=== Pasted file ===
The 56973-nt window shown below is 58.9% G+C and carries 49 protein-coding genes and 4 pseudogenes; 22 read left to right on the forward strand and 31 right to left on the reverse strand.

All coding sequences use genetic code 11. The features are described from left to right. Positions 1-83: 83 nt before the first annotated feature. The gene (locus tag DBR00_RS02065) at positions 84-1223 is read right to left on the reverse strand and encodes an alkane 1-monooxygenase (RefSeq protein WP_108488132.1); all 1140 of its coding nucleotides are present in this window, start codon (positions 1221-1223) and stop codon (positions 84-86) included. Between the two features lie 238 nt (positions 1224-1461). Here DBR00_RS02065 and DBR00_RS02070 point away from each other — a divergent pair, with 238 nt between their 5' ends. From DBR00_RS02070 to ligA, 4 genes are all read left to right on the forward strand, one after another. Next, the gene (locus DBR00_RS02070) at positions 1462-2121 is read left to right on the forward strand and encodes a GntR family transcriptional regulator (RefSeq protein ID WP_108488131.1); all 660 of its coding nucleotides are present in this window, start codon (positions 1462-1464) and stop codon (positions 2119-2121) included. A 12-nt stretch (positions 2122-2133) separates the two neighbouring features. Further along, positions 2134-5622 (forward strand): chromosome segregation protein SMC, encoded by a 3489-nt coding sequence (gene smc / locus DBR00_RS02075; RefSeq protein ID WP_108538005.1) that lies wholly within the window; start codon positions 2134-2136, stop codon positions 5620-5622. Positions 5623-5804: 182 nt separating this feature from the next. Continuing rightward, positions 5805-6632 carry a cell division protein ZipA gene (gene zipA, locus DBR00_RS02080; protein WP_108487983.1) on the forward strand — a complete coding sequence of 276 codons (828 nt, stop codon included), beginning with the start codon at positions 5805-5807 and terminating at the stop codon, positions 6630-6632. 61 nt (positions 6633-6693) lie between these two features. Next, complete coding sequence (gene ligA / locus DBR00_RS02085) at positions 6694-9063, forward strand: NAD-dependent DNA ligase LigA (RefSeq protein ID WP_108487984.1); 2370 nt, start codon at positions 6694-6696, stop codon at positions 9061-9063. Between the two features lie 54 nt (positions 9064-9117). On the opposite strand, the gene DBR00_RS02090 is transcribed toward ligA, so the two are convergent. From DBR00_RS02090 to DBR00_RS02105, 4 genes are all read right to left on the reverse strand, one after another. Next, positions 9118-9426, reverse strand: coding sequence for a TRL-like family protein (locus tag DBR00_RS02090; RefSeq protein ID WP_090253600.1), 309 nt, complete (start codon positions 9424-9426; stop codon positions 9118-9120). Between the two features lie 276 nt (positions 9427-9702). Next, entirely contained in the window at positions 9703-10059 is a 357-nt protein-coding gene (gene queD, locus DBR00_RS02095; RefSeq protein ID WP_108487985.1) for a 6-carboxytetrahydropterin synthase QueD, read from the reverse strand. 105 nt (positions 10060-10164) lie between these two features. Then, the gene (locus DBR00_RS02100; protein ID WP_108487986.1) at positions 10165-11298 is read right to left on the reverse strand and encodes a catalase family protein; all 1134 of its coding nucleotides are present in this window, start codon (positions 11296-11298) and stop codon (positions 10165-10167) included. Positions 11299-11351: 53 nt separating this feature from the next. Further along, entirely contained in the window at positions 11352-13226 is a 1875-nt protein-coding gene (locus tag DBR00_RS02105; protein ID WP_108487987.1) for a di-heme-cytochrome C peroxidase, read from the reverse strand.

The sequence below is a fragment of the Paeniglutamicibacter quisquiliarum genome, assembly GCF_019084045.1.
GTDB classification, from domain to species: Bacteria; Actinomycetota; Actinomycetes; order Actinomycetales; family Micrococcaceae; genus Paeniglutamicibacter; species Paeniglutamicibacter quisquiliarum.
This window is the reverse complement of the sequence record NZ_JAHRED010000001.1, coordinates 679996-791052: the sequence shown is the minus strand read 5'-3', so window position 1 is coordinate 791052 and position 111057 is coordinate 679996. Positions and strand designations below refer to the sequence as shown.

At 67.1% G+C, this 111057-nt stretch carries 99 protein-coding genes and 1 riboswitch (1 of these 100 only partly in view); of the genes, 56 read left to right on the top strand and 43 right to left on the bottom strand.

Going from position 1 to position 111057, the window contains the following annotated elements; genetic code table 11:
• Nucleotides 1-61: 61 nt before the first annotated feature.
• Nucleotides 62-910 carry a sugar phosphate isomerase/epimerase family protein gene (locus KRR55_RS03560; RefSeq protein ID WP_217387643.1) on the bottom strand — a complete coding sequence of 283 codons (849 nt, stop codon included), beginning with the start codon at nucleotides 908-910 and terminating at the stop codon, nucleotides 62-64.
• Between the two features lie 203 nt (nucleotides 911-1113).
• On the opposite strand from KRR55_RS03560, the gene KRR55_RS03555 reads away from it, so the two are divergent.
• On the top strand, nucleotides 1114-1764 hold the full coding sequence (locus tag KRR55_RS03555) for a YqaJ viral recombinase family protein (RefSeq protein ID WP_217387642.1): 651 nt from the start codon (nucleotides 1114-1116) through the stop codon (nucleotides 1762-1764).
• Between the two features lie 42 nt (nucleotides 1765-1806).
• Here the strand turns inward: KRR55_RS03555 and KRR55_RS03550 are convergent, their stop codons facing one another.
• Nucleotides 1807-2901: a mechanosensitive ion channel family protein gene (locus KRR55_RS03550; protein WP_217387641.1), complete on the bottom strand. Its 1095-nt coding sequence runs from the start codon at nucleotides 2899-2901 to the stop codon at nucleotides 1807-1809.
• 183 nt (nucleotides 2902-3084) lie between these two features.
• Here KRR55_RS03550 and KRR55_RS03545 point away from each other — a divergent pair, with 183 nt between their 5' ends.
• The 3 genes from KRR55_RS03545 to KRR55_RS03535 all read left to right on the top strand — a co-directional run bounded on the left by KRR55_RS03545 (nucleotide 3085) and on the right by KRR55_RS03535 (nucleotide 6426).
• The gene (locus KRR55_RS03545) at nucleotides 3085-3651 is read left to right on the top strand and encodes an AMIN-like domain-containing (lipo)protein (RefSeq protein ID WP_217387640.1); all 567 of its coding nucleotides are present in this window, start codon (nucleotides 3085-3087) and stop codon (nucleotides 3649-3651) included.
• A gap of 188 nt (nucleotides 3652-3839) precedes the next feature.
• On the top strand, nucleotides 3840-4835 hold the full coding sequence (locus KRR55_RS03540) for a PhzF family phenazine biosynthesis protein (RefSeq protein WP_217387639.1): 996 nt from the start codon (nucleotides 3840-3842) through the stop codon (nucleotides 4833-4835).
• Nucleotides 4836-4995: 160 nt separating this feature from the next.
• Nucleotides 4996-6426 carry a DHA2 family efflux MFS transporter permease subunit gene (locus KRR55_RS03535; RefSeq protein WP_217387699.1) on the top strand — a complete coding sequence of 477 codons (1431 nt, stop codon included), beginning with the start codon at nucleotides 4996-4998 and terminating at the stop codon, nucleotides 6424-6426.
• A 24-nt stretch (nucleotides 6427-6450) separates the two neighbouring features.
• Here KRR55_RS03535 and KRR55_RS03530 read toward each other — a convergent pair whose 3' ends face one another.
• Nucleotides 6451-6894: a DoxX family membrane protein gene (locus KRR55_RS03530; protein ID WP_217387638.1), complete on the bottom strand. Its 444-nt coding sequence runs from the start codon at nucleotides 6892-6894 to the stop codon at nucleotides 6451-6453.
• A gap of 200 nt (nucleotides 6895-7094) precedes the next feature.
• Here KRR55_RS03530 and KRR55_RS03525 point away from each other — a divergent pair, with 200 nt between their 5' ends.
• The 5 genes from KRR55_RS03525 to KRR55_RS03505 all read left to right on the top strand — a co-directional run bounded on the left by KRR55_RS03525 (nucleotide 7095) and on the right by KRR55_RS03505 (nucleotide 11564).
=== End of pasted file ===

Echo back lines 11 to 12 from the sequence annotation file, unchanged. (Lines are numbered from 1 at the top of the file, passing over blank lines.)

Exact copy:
• On the opposite strand from KRR55_RS03560, the gene KRR55_RS03555 reads away from it, so the two are divergent.
• On the top strand, nucleotides 1114-1764 hold the full coding sequence (locus tag KRR55_RS03555) for a YqaJ viral recombinase family protein (RefSeq protein ID WP_217387642.1): 651 nt from the start codon (nucleotides 1114-1116) through the stop codon (nucleotides 1762-1764).